It’s very hard for them. Tell me what you saw this morning, like in two lines. I saw a water glass on a brown tablecloth, and the light came through it in three places. No metaphor. But to resist metaphor is very difficult because you have to actually endure the thing itself, which hurts us for some reason. We want to say it was like this, it was like that, we want to look away. And then they say, well there’s nothing important enough, and that’s the whole thing. The this, whatever it is.

Weeks later, everything’s changed.

The fourth week or so, they come in and clinkety, clank, clank, clank, onto the table pours all this stuff, and it so thrilling. I mean it is thrilling. Everybody can feel it. Everyone is just like wow, you know. The slice of apple, and then that gleam of the knife, and the sound of the trashcan closing, and the maple tree outside, and the blue jay. I mean it almost comes clanking into the room. And it just, it’s just amazing, you know […] On the fifth or sixth week, I say OK, use metaphors. And they don’t want to. They don’t know how. Why would I? Why would I compare that to anything when it’s itself?

Why are the details of our world so important? Why do I love Marie Howe’s poetry, and care so much about the table set with low candles and sweet williams in jam jars, the begonias I planted  on Mother’s Day, and the streaks of mud still on my calf two days later? January’s soft-bright winter light, that the coffee is hot in its little white cup, and that the cherry trees down the block erupted in ruffles of prom dress pink and a few weeks ago turned into a thrash of green leaves just as suddenly.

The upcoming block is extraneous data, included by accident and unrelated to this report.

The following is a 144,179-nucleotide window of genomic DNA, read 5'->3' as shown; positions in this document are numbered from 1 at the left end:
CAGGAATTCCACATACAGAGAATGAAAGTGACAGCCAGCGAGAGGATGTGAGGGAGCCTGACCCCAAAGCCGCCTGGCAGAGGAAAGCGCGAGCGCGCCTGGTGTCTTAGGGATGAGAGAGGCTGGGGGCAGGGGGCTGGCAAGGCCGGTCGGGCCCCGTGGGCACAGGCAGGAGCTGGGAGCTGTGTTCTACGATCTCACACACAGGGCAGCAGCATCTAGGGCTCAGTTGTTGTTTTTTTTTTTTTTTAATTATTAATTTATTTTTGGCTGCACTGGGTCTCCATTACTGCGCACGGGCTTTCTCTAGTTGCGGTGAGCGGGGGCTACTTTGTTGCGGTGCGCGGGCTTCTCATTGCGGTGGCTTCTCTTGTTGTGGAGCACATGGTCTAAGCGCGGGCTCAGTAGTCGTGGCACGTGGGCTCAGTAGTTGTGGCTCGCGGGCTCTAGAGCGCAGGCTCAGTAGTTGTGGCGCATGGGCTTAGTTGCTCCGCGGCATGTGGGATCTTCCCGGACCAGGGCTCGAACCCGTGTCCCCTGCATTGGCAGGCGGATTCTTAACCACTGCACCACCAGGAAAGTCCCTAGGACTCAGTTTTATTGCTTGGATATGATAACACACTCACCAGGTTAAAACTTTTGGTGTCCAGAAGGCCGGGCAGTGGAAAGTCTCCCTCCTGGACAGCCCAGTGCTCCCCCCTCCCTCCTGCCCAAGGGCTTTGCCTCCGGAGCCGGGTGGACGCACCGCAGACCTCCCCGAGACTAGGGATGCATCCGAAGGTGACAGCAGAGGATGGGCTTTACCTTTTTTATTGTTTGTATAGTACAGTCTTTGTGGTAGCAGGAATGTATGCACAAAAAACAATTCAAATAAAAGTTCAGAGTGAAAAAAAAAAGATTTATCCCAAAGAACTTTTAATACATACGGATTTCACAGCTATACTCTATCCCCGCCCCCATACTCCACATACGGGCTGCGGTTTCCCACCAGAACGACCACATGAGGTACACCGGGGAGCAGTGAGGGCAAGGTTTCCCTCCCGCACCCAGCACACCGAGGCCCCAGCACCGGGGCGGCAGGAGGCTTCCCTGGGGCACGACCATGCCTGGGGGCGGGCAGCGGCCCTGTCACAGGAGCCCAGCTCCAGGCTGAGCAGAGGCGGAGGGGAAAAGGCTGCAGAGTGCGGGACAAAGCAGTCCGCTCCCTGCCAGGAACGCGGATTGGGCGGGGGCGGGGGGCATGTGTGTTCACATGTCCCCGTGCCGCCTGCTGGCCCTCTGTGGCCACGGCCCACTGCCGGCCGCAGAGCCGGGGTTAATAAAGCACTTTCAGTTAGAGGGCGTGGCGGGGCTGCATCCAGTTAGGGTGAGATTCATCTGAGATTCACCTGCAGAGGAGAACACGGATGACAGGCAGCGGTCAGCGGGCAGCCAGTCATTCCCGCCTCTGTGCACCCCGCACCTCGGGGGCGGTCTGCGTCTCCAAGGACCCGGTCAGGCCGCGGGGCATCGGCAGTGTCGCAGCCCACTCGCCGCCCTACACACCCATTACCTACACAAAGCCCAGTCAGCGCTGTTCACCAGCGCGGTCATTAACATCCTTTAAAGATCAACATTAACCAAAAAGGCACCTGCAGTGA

Here’s the best I’ve come up: our lives are speeding forward on a timeline we may or may not find agreeable. Either way, there will never be a moment just like this one. Just as soon as we notice the light hitting the water glass in three places, we’ll be off: onto the late train, the to do list, the minutes on the clock. But if we can first just notice that thing, whatever little reality it is, the world around us becomes more animated and our connection to it moored there for a moment. Clinkety clank clank clank. Is that grace? I don’t know. Whatever it is, when I notice it, I feel alive from hair to heel.

Which brings me to this, as close to gentle instruction as I can come. I was returning home to Brooklyn after planting those begonias in a shady spot in front of my mom’s porch. We were saying goodbye in the dark cool of the TV room. “Don’t take anything for granted,” she told me as we hugged, and I answered into her shoulder, “That’s hard.” And she said, “Enjoy. It’s the same thing, isn’t it?”